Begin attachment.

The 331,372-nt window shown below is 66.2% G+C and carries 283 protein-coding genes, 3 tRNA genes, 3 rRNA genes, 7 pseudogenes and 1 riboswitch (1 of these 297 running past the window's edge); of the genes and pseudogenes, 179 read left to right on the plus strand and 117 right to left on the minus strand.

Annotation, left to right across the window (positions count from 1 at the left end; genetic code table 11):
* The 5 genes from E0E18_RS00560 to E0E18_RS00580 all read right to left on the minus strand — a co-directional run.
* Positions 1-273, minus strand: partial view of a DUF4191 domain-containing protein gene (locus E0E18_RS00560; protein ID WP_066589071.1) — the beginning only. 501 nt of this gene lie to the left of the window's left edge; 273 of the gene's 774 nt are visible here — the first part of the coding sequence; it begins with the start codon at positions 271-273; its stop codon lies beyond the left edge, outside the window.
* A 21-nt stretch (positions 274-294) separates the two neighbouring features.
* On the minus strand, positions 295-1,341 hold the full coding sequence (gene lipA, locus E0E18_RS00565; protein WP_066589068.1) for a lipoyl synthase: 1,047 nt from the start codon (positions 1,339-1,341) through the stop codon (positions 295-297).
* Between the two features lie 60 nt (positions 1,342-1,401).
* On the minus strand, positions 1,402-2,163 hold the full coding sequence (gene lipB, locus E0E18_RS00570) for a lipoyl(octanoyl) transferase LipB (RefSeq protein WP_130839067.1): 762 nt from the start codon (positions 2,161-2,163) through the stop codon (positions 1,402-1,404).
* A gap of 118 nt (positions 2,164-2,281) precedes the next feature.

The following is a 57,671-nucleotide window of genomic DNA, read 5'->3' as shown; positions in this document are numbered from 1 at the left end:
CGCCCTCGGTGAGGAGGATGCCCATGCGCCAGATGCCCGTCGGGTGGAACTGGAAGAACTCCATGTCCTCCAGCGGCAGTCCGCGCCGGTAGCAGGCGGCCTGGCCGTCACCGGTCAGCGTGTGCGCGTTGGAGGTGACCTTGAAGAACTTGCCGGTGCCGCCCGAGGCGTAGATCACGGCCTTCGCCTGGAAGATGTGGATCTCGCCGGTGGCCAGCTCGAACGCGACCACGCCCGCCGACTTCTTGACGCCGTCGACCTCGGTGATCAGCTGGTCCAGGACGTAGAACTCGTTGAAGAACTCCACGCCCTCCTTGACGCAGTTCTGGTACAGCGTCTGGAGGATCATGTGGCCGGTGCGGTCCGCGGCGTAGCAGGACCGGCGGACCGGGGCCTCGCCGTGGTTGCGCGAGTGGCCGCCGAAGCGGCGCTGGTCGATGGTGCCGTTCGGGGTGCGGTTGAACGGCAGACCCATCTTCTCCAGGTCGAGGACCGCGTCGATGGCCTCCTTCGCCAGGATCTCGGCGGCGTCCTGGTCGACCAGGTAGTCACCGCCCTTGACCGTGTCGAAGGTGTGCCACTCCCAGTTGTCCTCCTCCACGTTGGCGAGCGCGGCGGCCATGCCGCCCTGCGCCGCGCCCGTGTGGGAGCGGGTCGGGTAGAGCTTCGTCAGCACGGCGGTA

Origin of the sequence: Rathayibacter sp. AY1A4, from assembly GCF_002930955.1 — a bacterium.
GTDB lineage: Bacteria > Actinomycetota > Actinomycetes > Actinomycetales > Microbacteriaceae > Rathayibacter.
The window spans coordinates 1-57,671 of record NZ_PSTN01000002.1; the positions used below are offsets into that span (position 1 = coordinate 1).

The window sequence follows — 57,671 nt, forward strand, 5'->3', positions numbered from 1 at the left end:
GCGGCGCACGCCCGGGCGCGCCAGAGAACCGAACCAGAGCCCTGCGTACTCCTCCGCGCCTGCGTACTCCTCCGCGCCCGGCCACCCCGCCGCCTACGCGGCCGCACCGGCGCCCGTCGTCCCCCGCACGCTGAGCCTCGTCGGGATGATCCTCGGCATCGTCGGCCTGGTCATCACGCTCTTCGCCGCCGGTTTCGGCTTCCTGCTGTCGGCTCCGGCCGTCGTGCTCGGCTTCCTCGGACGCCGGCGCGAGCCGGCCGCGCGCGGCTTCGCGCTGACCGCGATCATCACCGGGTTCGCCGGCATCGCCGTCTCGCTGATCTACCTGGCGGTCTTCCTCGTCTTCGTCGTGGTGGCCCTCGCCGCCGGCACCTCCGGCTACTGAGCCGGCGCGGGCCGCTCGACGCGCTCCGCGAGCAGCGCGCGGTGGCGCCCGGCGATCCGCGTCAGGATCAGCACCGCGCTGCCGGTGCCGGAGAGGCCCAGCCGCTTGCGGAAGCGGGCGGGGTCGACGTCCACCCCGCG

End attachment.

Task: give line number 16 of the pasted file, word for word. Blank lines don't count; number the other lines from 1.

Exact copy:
GCGGCGCACGCCCGGGCGCGCCAGAGAACCGAACCAGAGCCCTGCGTACTCCTCCGCGCCTGCGTACTCCTCCGCGCCCGGCCACCCCGCCGCCTACGCGGCCGCACCGGCGCCCGTCGTCCCCCGCACGCTGAGCCTCGTCGGGATGATCCTCGGCATCGTCGGCCTGGTCATCACGCTCTTCGCCGCCGGTTTCGGCTTCCTGCTGTCGGCTCCGGCCGTCGTGCTCGGCTTCCTCGGACGCCGGCGCGAGCCGGCCGCGCGCGGCTTCGCGCTGACCGCGATCATCACCGGGTTCGCCGGCATCGCCGTCTCGCTGATCTACCTGGCGGTCTTCCTCGTCTTCGTCGTGGTGGCCCTCGCCGCCGGCACCTCCGGCTACTGAGCCGGCGCGGGCCGCTCGACGCGCTCCGCGAGCAGCGCGCGGTGGCGCCCGGCGATCCGCGTCAGGATCAGCACCGCGCTGCCGGTGCCGGAGAGGCCCAGCCGCTTGCGGAAGCGGGCGGGGTCGACGTCCACCCCGCG